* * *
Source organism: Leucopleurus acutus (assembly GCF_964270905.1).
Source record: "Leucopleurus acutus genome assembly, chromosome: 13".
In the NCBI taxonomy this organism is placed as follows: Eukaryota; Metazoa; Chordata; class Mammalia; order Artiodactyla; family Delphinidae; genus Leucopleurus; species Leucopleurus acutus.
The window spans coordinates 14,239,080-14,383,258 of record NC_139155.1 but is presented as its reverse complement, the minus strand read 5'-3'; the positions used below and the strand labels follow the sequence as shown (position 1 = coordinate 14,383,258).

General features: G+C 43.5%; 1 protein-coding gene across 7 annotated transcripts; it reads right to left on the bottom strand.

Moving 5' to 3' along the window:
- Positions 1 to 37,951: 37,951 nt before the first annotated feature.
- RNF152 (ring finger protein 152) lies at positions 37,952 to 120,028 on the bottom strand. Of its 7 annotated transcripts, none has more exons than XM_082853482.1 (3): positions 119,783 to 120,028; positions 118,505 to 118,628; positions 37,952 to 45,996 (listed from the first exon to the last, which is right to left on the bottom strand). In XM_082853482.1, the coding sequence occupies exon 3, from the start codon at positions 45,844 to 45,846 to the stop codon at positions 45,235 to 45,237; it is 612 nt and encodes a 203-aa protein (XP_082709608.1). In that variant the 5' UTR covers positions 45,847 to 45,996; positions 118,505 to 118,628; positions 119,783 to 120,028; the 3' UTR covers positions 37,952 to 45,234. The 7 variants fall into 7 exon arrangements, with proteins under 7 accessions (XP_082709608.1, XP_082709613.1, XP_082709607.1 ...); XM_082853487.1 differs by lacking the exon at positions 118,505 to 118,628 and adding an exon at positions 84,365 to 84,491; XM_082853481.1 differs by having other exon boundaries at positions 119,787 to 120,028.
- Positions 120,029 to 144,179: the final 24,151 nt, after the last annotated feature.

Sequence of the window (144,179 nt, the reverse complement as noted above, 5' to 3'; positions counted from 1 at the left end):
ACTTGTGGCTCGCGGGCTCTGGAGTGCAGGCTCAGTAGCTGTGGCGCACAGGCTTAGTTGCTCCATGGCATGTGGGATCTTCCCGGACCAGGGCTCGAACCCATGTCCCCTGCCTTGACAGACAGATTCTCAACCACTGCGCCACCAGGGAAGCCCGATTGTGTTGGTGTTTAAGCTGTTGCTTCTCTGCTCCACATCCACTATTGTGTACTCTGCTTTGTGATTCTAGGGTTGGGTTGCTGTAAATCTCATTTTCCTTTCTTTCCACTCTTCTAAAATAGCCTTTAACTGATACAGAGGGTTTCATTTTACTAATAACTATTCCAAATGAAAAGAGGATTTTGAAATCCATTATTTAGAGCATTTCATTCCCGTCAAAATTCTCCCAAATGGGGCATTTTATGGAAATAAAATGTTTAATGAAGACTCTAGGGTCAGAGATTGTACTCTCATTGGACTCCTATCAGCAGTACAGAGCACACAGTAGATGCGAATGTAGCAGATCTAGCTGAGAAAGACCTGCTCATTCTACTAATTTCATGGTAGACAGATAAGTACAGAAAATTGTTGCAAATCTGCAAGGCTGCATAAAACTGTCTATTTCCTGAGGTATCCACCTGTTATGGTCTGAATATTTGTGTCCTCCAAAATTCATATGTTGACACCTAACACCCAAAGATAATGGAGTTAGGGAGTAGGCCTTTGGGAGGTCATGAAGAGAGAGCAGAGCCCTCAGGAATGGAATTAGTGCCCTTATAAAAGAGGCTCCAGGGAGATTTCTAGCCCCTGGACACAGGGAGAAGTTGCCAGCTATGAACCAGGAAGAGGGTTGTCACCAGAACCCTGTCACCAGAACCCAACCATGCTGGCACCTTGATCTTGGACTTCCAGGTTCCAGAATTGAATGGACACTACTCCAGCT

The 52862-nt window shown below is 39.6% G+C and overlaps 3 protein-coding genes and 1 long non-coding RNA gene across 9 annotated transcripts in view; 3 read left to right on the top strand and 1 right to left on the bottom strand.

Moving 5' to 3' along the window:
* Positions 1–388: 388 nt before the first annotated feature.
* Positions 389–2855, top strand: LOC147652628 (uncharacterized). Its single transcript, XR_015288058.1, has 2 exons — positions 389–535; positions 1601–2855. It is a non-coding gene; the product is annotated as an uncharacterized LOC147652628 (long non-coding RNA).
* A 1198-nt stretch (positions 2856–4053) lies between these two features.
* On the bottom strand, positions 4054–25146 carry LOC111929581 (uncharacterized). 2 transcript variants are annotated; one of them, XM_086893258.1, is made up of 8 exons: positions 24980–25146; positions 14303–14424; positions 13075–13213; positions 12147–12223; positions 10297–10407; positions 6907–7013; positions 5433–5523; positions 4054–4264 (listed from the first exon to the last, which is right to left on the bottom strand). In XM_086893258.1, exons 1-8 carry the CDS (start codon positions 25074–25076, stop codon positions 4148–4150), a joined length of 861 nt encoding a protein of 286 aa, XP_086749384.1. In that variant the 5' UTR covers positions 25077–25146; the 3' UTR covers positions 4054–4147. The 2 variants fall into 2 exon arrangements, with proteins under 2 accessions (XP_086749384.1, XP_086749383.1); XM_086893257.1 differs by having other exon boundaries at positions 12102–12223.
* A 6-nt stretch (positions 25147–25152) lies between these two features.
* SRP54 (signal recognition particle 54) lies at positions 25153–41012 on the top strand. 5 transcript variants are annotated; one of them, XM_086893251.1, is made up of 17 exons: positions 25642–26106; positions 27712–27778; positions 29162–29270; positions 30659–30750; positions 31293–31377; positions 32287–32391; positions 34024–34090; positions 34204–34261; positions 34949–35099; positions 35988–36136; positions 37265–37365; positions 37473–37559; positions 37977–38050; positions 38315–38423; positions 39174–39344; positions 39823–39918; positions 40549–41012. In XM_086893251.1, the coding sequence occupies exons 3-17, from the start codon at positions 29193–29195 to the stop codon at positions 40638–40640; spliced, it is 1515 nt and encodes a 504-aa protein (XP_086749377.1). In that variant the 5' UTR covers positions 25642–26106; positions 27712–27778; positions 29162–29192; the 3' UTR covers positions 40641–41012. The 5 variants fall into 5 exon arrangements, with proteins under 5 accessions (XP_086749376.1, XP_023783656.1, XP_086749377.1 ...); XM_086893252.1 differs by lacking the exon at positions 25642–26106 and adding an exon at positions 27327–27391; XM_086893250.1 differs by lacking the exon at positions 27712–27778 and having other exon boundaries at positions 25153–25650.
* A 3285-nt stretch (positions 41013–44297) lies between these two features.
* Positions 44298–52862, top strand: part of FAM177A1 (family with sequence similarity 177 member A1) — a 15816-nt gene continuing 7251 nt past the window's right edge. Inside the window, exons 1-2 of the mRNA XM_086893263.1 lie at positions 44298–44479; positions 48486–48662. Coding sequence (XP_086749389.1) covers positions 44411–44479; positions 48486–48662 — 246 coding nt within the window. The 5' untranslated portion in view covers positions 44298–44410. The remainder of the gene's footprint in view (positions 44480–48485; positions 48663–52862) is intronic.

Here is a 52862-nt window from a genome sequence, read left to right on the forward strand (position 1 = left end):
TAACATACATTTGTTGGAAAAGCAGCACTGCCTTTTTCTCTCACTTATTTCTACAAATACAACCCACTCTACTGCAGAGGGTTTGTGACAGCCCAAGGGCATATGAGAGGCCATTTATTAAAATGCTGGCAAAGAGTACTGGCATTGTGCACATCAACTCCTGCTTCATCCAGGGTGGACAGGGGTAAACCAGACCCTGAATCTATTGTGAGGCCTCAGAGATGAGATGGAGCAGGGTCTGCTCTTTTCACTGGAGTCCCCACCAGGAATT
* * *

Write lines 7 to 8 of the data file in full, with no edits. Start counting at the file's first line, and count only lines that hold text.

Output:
- Positions 1 to 37,951: 37,951 nt before the first annotated feature.
- RNF152 (ring finger protein 152) lies at positions 37,952 to 120,028 on the bottom strand. Of its 7 annotated transcripts, none has more exons than XM_082853482.1 (3): positions 119,783 to 120,028; positions 118,505 to 118,628; positions 37,952 to 45,996 (listed from the first exon to the last, which is right to left on the bottom strand). In XM_082853482.1, the coding sequence occupies exon 3, from the start codon at positions 45,844 to 45,846 to the stop codon at positions 45,235 to 45,237; it is 612 nt and encodes a 203-aa protein (XP_082709608.1). In that variant the 5' UTR covers positions 45,847 to 45,996; positions 118,505 to 118,628; positions 119,783 to 120,028; the 3' UTR covers positions 37,952 to 45,234. The 7 variants fall into 7 exon arrangements, with proteins under 7 accessions (XP_082709608.1, XP_082709613.1, XP_082709607.1 ...); XM_082853487.1 differs by lacking the exon at positions 118,505 to 118,628 and adding an exon at positions 84,365 to 84,491; XM_082853481.1 differs by having other exon boundaries at positions 119,787 to 120,028.